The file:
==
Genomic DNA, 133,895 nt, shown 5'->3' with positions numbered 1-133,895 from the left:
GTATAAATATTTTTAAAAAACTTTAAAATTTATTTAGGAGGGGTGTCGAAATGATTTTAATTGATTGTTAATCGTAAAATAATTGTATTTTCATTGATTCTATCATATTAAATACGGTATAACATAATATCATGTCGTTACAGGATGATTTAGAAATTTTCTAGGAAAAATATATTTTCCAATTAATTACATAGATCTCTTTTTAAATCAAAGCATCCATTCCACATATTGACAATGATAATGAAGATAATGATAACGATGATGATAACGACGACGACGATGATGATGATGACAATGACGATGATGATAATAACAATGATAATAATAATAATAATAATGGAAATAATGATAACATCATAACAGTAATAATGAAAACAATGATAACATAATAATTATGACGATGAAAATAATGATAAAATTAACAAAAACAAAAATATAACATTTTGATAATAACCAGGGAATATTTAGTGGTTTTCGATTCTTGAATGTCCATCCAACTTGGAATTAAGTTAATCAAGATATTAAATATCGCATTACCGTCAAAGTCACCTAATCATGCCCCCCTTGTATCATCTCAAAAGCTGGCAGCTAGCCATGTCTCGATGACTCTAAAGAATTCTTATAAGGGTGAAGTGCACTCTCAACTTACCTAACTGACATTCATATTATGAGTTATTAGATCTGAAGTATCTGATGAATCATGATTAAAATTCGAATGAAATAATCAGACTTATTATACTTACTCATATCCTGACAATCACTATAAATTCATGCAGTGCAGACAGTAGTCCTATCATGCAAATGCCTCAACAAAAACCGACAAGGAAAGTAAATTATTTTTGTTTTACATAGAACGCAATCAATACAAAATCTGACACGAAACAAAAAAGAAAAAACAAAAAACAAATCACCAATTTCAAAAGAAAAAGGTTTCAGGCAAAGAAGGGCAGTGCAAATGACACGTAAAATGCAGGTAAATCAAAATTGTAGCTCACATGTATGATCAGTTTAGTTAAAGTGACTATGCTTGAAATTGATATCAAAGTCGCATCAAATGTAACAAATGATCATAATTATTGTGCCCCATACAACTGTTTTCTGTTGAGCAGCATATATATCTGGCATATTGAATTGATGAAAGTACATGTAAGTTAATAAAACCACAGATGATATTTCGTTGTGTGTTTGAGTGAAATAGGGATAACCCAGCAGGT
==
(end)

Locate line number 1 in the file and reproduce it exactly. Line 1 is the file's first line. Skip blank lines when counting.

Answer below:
Genomic DNA, 133,895 nt, shown 5'->3' with positions numbered 1-133,895 from the left: